In this article, the first usage is generally intended unless otherwise specified.
Buildings come in a wide amount of shapes and functions, and have been adapted throughout history for a wide number of factors, from building materials available, to weather conditions, to land prices, ground conditions, specific uses and aesthetic reasons.
Buildings serve several needs of society - primarily as shelter from weather and as general living space, to provide privacy, to store belongings and to comfortably live and work. A building as a shelter represents a physical division of the human habitat into the inside (a place of comfort and safety) and the outside (a place that at times may be harsh and harmful). Ever since the first cave paintings, buildings have also become objects or canvasess of artistic expression. In recent years, interest in sustainable planning and building practices has also become part of the design process of many new buildings.
To differentiate buildings in the usage of this article from other buildings and other structures that are not intended for continuous human occupancy, the latter are called nonbuilding structures or simply structures.
Structural height in technical usage is the height to the highest architectural detail on building from street-level. Depending on how they are classified, spires and masts may or may not be included in this height. Spires and masts used as antennas are not generally included.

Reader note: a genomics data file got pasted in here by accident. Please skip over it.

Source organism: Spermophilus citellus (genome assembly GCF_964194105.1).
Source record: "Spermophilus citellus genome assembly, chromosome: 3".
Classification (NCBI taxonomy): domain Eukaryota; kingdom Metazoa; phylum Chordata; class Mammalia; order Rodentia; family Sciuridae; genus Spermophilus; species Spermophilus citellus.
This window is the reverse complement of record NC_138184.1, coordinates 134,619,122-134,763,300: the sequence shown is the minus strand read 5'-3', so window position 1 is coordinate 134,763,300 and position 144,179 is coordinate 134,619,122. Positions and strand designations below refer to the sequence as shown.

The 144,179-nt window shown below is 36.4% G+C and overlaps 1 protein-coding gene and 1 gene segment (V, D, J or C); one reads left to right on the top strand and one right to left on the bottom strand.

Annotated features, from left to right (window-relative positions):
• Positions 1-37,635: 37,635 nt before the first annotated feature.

The definition of a low-rise vs. a high-rise building is a matter of debate, but generally three stories or less is considered low-rise.
See main article: List of building types.
Residential buildings are called houses/homes, though buildings containing large numbers of separate dwelling units are often called apartment buildings / blocks to differentiate them from the more 'individual' house.
Building types may range from one-room wood-framed, masonry, or adobe dwellings to multi-million dollar high-rise buildings able to house thousands of people. Increasing settlement density in buildings (and closer distances between buildings) is usually a response to high ground prices resulting from many people wanting to live close to work or similar attractors.
Multi-storey buildings aim to increase the area of the building without increasing the area of the land the building is built on, hence saving land and, in most cases, money (depending on material used and land prices in the area).
The practice of designing, constructing, and operating buildings is normally a collective effort of different groups of professionals and trades. Depending on the size, complexity, and purpose of a particular building project, the project team may include:
See main article: Physical plant. Any building requires a certain amount of internal infrastructure to function, which includes such elements like heating / cooling, power and telecommunications, water and wastewater etc. Especially in commercial buildings (such as offices or factories), these can be extremely intricate systems taking up large amounts of space (sometimes located in separate areas or double floors / false ceilings) and constitute a big part of the regular maintenance required.
Systems for transport of people within buildings:
Systems for transport of people between interconnected buildings:
Buildings may be damaged during the construction of the building or during maintenance. There are several other reasons behind building damage like accident. Buildings also may suffer from fire damage in special circumstances.